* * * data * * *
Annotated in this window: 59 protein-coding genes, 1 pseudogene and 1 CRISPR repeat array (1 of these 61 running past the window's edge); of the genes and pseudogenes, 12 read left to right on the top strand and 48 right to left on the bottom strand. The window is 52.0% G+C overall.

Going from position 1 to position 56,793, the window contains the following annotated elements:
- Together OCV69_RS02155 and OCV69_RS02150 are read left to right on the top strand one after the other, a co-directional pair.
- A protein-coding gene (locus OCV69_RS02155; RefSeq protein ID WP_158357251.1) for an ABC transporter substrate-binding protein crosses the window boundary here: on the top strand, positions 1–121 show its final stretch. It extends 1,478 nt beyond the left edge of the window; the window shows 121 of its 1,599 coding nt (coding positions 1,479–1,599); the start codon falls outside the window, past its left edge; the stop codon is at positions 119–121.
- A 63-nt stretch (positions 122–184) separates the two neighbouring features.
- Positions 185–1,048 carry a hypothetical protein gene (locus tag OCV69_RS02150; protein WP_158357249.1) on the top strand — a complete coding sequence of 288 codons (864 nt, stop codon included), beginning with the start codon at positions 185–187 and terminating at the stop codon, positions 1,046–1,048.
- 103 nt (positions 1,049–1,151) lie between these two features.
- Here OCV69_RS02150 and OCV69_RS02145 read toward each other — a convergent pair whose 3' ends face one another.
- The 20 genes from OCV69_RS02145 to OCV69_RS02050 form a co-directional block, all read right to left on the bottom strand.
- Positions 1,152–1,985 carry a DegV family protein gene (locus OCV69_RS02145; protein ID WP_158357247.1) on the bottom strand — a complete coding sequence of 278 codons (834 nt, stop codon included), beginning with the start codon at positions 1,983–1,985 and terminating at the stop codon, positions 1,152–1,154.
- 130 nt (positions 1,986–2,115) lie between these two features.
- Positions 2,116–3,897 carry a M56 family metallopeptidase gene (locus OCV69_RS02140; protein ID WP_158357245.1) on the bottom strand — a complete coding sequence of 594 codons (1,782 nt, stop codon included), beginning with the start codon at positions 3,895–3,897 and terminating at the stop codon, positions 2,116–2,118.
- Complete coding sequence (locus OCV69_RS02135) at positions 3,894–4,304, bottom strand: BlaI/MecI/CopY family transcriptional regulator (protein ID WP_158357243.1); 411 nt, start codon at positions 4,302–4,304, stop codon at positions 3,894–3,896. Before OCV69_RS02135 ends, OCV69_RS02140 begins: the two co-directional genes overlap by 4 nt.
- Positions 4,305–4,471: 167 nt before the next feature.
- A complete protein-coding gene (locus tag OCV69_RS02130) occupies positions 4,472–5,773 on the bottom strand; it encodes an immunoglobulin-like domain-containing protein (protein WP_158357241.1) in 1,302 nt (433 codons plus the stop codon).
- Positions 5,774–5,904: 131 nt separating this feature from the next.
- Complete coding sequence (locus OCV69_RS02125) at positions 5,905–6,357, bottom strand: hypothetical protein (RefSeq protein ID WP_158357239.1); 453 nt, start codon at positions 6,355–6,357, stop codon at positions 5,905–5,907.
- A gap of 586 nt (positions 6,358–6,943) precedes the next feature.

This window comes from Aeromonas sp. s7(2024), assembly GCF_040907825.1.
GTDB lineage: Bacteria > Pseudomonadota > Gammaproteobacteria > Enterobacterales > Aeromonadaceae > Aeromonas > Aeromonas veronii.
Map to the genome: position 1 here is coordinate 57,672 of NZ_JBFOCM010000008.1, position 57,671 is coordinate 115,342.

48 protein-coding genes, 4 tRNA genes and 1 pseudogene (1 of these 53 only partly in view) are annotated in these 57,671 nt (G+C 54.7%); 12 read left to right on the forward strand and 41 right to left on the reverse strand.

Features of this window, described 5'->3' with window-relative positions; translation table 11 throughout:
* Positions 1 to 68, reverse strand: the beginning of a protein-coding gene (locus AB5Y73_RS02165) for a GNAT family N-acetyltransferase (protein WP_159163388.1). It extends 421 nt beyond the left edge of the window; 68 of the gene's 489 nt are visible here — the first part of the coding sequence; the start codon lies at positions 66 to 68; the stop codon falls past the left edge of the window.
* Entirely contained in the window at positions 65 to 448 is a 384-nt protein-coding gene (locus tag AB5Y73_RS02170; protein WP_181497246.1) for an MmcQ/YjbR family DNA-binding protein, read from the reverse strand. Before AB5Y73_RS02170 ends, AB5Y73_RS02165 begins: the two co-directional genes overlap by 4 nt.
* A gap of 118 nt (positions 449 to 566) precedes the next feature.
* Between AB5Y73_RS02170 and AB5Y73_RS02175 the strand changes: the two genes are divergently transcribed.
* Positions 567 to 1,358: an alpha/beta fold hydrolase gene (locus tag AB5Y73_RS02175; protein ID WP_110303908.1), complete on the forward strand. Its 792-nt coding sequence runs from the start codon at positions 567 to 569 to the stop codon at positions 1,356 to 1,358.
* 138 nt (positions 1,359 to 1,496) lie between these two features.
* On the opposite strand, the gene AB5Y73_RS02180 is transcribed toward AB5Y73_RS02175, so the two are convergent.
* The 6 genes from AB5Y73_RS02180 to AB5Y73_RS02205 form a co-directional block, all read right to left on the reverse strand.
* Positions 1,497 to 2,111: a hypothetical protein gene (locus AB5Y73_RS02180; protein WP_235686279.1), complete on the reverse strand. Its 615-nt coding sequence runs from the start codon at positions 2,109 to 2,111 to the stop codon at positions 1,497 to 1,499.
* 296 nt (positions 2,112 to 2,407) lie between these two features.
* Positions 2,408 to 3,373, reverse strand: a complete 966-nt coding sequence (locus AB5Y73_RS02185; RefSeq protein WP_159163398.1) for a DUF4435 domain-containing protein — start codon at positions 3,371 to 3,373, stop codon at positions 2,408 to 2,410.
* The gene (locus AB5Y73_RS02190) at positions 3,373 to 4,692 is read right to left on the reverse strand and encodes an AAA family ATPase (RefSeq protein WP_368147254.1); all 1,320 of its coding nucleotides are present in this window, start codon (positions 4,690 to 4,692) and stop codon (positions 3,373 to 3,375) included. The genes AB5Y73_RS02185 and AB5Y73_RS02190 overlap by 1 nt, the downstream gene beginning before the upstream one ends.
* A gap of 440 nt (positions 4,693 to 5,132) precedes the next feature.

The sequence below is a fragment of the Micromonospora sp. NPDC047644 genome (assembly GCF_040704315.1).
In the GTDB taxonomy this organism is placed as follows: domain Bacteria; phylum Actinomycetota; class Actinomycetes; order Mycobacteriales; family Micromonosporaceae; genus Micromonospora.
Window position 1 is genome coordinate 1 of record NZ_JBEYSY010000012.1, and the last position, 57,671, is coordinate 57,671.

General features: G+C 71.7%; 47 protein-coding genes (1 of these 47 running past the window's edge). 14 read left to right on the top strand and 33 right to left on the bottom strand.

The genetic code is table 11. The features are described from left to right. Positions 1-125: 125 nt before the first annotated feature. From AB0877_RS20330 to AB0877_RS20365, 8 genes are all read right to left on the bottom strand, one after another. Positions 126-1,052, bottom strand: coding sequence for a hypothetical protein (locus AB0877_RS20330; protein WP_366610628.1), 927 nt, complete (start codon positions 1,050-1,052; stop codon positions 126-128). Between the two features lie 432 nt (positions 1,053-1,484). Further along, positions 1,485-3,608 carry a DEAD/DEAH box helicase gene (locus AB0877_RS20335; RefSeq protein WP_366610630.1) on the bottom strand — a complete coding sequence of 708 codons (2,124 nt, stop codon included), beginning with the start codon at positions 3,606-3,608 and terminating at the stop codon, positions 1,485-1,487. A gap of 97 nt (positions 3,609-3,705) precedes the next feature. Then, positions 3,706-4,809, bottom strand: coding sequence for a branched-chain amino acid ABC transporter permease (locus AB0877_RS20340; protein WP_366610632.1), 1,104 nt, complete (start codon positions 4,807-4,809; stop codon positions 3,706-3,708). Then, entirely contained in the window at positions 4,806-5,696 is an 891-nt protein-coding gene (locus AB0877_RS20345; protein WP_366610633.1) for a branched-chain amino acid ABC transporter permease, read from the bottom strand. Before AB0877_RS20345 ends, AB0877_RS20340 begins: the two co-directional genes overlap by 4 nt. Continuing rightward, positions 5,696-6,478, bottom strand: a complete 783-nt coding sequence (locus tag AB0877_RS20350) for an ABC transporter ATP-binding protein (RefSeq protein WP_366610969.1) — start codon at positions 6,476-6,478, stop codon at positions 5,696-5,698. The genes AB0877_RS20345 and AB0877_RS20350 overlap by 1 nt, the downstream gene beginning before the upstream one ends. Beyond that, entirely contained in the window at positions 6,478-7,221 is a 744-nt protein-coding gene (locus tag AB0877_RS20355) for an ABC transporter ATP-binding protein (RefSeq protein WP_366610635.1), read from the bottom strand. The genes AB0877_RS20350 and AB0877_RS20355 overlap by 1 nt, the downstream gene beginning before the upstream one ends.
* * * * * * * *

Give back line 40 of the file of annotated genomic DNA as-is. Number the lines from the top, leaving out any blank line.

General features: G+C 71.7%; 47 protein-coding genes (1 of these 47 running past the window's edge). 14 read left to right on the top strand and 33 right to left on the bottom strand.